[show abstract][hide abstract] ABSTRACT: Charles Darwin made extensive observations of the pollination biology of a wide variety of plants. He carefully documented the consequences of self-pollination and described species that were self-sterile but that could easily be crossed with other plants of the same species. He believed that compatibility was controlled by the 'mutual action' of pollen and pistil contents. A genetic model for self-sterility was developed in the early 1900 s based on studies of the compatibility relationships among, what are now referred to as, self-incompatible (SI) Nicotiana species. Today, it is believed that SI in these species is controlled by an interaction between S-RNases produced in the pistil and F-box proteins expressed in pollen and, moreover, that this S-RNase-based SI system is shared by a great diversity of other plant species. Current research is aimed at understanding how the mutual actions of these S-gene products function in the physiological context of pollen tube growth.
Journal of Experimental Botany 02/2009; 60(4):1069-81. · 5.24 Impact Factor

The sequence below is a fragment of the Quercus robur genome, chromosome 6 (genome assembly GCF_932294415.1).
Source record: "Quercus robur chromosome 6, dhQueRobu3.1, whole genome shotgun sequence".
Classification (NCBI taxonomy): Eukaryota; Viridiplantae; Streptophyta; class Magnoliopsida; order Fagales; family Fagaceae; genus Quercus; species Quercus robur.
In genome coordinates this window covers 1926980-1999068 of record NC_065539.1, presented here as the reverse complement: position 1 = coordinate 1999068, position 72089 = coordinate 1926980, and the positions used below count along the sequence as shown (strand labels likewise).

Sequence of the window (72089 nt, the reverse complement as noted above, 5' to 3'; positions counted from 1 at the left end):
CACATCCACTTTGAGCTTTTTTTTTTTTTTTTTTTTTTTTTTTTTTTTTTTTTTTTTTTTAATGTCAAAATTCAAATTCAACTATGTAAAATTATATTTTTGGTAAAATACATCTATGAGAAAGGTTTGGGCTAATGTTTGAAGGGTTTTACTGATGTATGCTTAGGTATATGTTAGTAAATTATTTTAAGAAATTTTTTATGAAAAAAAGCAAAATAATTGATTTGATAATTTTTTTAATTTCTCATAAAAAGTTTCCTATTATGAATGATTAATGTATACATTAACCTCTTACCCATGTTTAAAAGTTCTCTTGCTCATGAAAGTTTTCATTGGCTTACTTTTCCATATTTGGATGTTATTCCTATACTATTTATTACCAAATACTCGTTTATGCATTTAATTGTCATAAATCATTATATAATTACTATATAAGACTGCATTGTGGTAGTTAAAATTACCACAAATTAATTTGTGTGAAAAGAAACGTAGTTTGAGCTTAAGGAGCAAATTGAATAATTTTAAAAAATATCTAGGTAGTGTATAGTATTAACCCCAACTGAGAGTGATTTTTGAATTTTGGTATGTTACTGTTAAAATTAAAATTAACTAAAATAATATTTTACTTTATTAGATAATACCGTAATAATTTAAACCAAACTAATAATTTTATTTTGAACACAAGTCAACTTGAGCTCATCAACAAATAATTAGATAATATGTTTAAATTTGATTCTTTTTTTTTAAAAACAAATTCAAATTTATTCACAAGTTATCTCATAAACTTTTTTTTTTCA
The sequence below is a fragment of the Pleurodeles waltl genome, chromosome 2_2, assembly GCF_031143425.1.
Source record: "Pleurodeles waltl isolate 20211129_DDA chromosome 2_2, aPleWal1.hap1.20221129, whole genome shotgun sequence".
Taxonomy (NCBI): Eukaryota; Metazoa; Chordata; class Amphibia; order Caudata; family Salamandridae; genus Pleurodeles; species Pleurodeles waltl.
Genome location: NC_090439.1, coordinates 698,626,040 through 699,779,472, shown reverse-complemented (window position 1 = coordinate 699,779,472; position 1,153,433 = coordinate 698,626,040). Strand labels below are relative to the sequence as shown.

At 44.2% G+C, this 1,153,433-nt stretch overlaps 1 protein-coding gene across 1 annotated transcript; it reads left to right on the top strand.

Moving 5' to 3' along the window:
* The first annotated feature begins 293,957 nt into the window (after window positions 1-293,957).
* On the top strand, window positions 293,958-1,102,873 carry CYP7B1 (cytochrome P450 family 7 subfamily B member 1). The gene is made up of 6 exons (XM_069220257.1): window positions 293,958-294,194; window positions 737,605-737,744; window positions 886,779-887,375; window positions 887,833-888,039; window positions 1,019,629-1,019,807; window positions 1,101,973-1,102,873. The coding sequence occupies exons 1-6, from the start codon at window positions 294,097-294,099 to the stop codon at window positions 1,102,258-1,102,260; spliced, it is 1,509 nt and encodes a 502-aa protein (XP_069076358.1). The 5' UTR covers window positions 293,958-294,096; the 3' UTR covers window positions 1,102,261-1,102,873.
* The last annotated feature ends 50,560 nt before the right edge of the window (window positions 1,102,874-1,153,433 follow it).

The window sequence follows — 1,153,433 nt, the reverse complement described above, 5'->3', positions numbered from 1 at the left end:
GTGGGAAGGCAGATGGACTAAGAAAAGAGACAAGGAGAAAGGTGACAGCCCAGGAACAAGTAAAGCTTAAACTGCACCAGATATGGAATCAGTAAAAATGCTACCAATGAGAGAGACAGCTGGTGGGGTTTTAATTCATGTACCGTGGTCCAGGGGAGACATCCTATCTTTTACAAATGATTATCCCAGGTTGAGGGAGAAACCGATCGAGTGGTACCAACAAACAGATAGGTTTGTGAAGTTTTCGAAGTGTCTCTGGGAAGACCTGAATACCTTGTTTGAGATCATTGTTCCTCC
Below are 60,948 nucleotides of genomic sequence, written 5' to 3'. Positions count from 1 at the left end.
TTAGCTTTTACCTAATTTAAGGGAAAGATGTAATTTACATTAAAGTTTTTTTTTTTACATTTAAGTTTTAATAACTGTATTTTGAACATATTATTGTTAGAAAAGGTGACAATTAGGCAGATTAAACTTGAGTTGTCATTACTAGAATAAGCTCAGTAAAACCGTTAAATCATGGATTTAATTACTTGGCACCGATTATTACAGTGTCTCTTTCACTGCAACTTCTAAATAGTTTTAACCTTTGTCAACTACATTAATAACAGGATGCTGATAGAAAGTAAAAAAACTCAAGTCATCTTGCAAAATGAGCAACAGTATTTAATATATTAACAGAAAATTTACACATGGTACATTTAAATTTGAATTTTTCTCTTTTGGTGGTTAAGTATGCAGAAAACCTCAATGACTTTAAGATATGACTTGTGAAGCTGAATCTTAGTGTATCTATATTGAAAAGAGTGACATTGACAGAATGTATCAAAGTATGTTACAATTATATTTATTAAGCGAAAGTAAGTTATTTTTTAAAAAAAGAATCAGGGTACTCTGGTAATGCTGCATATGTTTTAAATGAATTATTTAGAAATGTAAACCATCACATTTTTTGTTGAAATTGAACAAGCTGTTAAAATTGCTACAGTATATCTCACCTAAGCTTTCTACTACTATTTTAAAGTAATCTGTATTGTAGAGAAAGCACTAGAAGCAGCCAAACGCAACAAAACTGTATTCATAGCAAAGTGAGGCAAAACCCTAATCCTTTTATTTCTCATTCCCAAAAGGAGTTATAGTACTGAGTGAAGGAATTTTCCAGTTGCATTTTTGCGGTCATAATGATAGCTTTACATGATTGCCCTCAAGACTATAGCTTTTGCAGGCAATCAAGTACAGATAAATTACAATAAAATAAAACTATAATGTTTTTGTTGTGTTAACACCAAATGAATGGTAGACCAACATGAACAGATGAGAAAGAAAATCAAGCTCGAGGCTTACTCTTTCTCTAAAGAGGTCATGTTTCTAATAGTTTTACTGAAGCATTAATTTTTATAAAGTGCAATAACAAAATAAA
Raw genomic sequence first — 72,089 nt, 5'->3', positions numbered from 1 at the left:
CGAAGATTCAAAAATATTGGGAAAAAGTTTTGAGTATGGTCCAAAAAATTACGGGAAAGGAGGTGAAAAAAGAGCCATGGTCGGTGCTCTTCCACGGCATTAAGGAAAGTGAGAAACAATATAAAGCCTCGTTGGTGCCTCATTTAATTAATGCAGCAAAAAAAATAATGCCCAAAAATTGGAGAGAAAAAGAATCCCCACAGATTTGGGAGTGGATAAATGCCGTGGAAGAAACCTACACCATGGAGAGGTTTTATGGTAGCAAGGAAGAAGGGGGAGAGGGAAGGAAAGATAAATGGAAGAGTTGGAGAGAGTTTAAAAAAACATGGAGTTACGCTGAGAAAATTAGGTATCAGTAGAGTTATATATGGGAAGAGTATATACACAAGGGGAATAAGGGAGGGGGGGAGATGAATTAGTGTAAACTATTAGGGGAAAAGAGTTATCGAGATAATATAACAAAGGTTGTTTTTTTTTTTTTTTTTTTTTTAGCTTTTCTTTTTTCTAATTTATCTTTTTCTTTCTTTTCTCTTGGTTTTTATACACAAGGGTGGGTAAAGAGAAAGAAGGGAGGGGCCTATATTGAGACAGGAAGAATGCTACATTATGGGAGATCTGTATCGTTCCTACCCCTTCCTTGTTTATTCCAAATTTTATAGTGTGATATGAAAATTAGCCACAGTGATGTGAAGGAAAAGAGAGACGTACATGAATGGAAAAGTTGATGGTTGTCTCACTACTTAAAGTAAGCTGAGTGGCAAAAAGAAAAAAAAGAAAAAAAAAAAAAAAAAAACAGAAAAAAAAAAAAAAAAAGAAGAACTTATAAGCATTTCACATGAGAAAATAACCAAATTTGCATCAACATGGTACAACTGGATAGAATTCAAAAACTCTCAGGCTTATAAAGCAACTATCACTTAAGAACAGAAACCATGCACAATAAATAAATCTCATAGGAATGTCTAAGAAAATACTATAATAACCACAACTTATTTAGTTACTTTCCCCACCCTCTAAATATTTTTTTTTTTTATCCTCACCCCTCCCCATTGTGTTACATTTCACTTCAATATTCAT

[show abstract][hide abstract] ABSTRACT: As pollen tubes grow toward the ovary, they are in constant contact with the pistil extracellular matrix (ECM). ECM components are taken up during growth, and some pistil molecules exert their effect inside the pollen tube. For instance, the Nicotiana alata 120-kD glycoprotein (120K) is an abundant arabinogalactan protein that is taken up from the ECM; it has been detected in association with pollen tube vacuoles, but the transport pathway between these compartments is unknown. We recently identified a pollen C2 domain-containing protein (NaPCCP) that binds to the carboxyl-terminal domain of 120K. As C2 domain proteins mediate protein-lipid interactions, NaPCCP could function in intracellular transport of 120K in pollen tubes. Here, we describe binding studies showing that the NaPCCP C2 domain is functional and that binding is specific for phosphatidylinositol 3-phosphate. Subcellular fractionation, immunolocalization, and live imaging results show that NaPCCP is associated with the plasma membrane and internal pollen tube vesicles. Colocalization between an NaPCCPgreen fluorescent protein fusion and internalized FM4-64 suggest an association with the endosomal system. NaPCCP localization is altered in pollen tubes rejected by the self-incompatibility mechanism, but our hypothesis is that it has a general function in the transport of endocytic cargo rather than a specific function in self-incompatibility. NaPCCP represents a bifunctional protein with both phosphatidylinositol 3-phosphate- and arabinogalactan protein-binding domains. Therefore, it could function in the transport of pistil ECM proteins in the pollen tube endomembrane system.